Adolf grows weary of manufactured outrage.
26 November 2015
12 November 2015
Saturday the 14th, for me, is one of those dates that represent life-changing events. (Nothing too dramatic here!) Twenty years ago, I had brain surgery to remove a malignant tumor. That followed the absence seizure two days earlier which led to the diagnosis. (Twenty years ago today.)
This anniversary is especially meaningful, since I recently used the story of my experience of cancer as part of a coaching process. And it was quite an experience.
After surgery, I was put on anti-seizure medication—which I still take. For a few weeks, I had a special treat: taking a steroid to prevent swelling of the brain. As we know, steroids have interesting side-effects. One of them is stimulation of the appetite. Before the surgery, I had always been skinny (and even scrawny)! I was at 160 pounds. Afterwards, packing away a voluminous amount of calories, I bulked up to 200 pounds, which for a 6’4” man, is about normal. (Here are the “before” and “after” photos I posted a few years ago. That's BanuBut the emotional effects were even more interesting. I’m a pretty even-tempered person, but steroidal influence can be a bit noteworthy. I’ll just mention one incident.
sitting next to me.)
sitting next to me.)
At our seminary, the top three floors of the main building had apartments and dorm rooms. Banu and I lived on the top floor. She and a couple of our friends were downstairs in the lobby, putting up Christmas decorations. I was in the apartment, watching an episode of Star Trek (I don’t remember which series!). The phone rang, and I was requested to come down and hang up an ornament.
While descending the staircase, a feeling of anger began to swell over me. How dare they interrupt my watching Star Trek! I found that they had a ladder poised under the spot which was destined for the decoration. “Why did they call for me?” I thought. “Any of them could have just as easily used the ladder!” They knew I was upset; I was giving them the silent treatment.
It wasn’t long before I knew I was out of line. I went back and apologized for my steroid-induced behavior. One of our friends blew it off. She said, “Now you know how PMS feels.” If it took getting my head cut open to only minutely identify with the woes of women, so be it!
Actually, my whole experience of cancer has helped me to better empathize with those who have mental and physical problems, those who are compulsive and forgetful. I won’t overstate the case, since I have some problems of my own!
I want to finish this post with an icon that is familiar to many. It is Christ Pantocrator, an icon at St. Catherine’s Monastery in Sinai. It dates back to the sixth century. Often noted are the two sides of the face, representing the divine and human natures of Christ. Some also say that they represent the masculine and feminine natures of the Christ. (Noting that the man Jesus also exhibited “masculine” and “feminine” qualities in his personality.)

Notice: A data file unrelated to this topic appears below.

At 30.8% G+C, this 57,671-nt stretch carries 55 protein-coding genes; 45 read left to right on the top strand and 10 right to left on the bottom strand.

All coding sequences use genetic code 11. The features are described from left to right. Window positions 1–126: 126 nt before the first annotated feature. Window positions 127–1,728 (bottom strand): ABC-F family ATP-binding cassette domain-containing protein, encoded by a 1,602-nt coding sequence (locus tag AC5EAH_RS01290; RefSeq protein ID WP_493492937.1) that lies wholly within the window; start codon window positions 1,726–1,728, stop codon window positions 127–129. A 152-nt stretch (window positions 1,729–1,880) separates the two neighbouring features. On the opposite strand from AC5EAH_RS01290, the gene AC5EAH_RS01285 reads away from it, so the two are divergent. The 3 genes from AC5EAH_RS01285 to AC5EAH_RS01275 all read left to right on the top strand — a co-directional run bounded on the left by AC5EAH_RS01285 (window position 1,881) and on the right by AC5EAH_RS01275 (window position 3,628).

Bringing this to the main reason for this blog post, I have noticed something about the right side of the face (from the viewer’s standpoint). Considering its long history, there’s no way I’m the only one to see this. That side of the face seems to have an illness or infirmed condition. I see it as the result of a stroke. One of my names for this icon is “Jesus, the Stroke Victim”! To me, that suggests a genuine identification with the sick. We can see that in the gospels. Jesus dares to touch those who are ritually unclean—even physically unclean.
My puny empathy with the ill is but a faint shadow of that displayed by Jesus Christ. How ironic—or appropriate—that the Pantocrator (Greek for “Almighty”) is demonstrated by one who reflects and embodies sickness and weakness.
04 November 2015
A couple of weeks ago, I commented on how St. Gregory the Great’s Book of Pastoral Rule begins. (Something about the care of souls being “the art of arts.”) That silver-tongued fellow does something just as artistic at the end of his opus:
“Alas, I am like a poor painter who tries to paint the ideal man. [Again], I am trying to point others to the shore of perfection, as I am tossed back and forth by the waves of sin. But in the shipwreck of this life, I beg you to sustain me with the plank of your prayers, so that your merit-filled hands might lift me up, since my own weight causes me to sink.”
He refers to his own failings “in the shipwreck of this life.” As I read that, a song that has received plenty of airplay on alt-rock stations came to mind. Florence and the Machines’ “Ship to Wreck” deals with self-destructive tendencies—something that our friend Gregory might also ponder. “Did I drink too much? Am I losing touch? Did I build this ship to wreck?” (Who knows how much of that stuff Gregory would identify with?)
In recent months, I’ve been working through issues that might be considered “shipwrecks.” Sometimes what appear to be dreamboats reveal themselves as shipwrecks! It’s fascinating how much stuff can be jettisoned when your ship is taking on water.